Xiang (Shawn) Zhang, PhD
2012-2013 BCRF Project:
Department of Molecular and Cellular Biology
Lester and Sue Smith Breast Center
Baylor College of Medicine
Over 90% of cancer-related deaths are caused by metastases rather than the primary tumor. For most patients with breast cancer, primary tumors are removed soon after diagnosis, while metastases are detected, sometimes years or even decades later. During this protracted latency, disseminated tumor cells are likely to exist as undetectable microscopic metastases (or micrometastases) in distant organs.
Adjuvant therapies, such as endocrine treatment (also called anti-estrogen therapies) on estrogen receptor positive tumors, may eradicate some latent tumor cells. However, many patients with breast cancer still relapse despite the treatment. This occurrence suggests that a substantial proportion of micrometastases is resistant and remains viable for years to decades. Biological mechanisms underpinning therapeutic resistance and strategies to overcome it have been central to cancer research. Yet, very little is known about the biology of these micrometastases, which are the intended targets of adjuvant therapy, escape the effects of these treatments as single or small clumps of cells in distant organs.
Accordingly, Dr. Zhang's long-term research goals are two-fold: first, to elucidate biological mechanisms underpinning the persistence of micrometastases, and second to identify therapeutic strategies for the eradication of latent cancer cells. Bone is the organ most frequently involved by metastases of estrogen receptor positive breast cancers, especially those with long latency. In the upcoming year, Dr. Zhang aims to investigate mechanisms underlying the resistance of these micrometastases to standard hormonal therapies (estrogen deprivation and tamoxifen treatment) in bone itself.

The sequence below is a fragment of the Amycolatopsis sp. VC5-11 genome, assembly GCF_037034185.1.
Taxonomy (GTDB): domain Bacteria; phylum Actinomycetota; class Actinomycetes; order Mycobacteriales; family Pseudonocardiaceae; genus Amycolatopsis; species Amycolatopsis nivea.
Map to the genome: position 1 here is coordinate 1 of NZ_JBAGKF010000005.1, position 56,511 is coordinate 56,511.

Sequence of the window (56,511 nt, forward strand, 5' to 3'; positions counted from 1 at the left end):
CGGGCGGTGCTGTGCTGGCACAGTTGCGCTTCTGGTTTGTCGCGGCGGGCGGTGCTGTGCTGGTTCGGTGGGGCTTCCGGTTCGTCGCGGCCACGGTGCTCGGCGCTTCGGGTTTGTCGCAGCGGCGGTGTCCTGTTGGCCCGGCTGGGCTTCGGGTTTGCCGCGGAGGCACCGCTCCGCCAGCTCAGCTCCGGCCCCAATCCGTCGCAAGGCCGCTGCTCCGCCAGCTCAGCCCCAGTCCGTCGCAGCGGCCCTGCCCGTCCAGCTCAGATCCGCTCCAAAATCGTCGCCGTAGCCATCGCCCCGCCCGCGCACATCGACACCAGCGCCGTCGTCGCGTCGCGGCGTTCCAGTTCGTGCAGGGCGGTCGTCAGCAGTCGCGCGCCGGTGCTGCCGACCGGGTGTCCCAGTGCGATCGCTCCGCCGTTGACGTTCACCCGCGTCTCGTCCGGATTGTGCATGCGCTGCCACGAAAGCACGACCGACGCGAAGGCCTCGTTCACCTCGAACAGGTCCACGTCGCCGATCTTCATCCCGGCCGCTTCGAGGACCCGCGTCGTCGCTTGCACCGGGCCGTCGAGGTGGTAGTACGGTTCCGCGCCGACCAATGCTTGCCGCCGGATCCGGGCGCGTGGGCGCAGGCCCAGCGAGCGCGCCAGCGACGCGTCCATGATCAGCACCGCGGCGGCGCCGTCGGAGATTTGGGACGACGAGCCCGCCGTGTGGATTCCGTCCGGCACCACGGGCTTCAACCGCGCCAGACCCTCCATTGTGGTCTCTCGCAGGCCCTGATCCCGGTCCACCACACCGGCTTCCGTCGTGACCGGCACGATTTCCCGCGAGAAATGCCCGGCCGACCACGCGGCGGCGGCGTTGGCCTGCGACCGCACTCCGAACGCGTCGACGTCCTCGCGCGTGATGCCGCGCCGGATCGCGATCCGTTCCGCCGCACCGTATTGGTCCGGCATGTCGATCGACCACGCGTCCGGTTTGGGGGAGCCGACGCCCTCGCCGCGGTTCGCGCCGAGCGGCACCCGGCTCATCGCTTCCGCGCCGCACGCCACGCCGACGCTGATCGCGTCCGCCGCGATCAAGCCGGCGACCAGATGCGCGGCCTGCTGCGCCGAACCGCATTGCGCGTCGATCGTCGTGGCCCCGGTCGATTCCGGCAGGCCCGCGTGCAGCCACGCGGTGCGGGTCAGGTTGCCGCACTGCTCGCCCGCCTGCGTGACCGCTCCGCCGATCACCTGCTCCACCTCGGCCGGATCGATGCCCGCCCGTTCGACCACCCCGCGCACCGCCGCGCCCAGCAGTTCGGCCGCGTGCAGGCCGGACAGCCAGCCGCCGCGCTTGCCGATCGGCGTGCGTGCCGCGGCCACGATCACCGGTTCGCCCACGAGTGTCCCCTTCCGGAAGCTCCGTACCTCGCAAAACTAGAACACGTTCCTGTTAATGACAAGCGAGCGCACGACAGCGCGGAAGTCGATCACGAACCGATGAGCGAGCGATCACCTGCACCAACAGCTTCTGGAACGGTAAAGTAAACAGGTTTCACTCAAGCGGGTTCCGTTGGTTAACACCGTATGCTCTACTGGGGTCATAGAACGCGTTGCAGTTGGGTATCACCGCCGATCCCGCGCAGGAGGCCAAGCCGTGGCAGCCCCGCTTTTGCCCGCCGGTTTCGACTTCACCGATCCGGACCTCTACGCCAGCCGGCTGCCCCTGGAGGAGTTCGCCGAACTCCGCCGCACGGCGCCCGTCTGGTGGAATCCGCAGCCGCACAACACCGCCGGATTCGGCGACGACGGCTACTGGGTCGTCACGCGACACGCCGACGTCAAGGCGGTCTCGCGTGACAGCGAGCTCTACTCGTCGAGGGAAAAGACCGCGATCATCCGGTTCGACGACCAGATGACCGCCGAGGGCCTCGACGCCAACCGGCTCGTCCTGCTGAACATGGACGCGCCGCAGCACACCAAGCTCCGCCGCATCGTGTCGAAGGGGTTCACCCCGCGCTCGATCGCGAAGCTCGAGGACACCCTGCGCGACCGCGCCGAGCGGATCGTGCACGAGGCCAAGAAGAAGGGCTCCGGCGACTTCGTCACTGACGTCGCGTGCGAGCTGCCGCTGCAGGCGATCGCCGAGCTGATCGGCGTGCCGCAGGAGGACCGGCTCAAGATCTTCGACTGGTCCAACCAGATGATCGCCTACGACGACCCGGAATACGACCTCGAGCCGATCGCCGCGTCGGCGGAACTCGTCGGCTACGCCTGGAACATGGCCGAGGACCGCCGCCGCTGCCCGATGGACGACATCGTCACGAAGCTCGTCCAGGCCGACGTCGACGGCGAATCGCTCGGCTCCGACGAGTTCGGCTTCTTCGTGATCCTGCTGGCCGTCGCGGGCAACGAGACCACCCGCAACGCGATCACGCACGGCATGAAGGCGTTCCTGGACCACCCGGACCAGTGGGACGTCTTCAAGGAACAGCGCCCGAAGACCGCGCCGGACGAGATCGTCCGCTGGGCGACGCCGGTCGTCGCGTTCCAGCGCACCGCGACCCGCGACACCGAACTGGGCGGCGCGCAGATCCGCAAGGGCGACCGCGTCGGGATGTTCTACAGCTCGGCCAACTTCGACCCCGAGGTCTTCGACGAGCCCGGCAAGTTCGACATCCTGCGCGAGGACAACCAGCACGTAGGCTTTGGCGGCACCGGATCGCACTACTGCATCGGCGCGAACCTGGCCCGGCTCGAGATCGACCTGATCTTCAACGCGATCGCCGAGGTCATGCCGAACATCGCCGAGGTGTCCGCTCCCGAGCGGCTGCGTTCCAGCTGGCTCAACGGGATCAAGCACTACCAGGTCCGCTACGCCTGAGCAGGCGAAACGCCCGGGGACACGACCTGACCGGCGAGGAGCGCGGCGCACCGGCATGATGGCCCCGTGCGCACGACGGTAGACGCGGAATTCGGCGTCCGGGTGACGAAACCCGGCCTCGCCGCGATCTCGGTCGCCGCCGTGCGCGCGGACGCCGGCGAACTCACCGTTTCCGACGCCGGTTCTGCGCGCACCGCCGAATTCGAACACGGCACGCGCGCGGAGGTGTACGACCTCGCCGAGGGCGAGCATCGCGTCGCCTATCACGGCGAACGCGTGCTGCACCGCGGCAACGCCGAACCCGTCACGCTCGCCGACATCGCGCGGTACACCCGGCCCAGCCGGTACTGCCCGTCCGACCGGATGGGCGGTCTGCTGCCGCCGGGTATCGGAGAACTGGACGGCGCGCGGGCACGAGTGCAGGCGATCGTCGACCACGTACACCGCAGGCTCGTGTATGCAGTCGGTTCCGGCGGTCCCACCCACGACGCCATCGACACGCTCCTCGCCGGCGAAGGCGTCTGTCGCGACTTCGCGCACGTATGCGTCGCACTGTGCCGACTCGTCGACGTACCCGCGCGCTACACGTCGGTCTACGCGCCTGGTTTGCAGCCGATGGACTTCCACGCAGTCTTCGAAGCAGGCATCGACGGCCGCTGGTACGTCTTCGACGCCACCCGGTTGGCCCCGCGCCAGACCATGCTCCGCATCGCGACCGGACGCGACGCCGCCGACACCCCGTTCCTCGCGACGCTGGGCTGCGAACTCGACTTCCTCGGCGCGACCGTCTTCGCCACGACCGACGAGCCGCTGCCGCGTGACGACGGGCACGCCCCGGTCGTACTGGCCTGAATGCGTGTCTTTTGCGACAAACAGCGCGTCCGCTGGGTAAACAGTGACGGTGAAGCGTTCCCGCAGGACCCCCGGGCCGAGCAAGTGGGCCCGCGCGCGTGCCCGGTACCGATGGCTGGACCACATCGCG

Mid-year Progress: Dr. Zhang's overarching objective is to discover molecular mechanisms and therapeutic strategies that can lead to the eradication of slowly-growing or dormant cancer cells in the bone marrow of breast cancer patients. These cells are usually resistant to traditional adjuvant therapies. Thus, how to overcome the resistance is an imperative question and is the focus of this project.
During this grant period, Dr. Zhang has fulfilled the following tasks. First, he and colleagues have established two estrogen receptor-positive (ER+) breast cancer cell models that, when introduced to the bone marrow, exhibit indolent growth and/or dormancy behavior. These models provide promising systems for the researchers to further investigate resistance to anti-hormonal therapies. Second, Dr. Zhang has found that the indolence/dormancy of these cancer cells remain for weeks after the host bone is extracted, fragmented, and kept in culture dishes. This finding raises intriguing possibility of a "tissue-in-culture" system, which can be used not only as a surrogate of laboratory model experiments, but also as a new platform for medium-throughput screenings of effective drugs.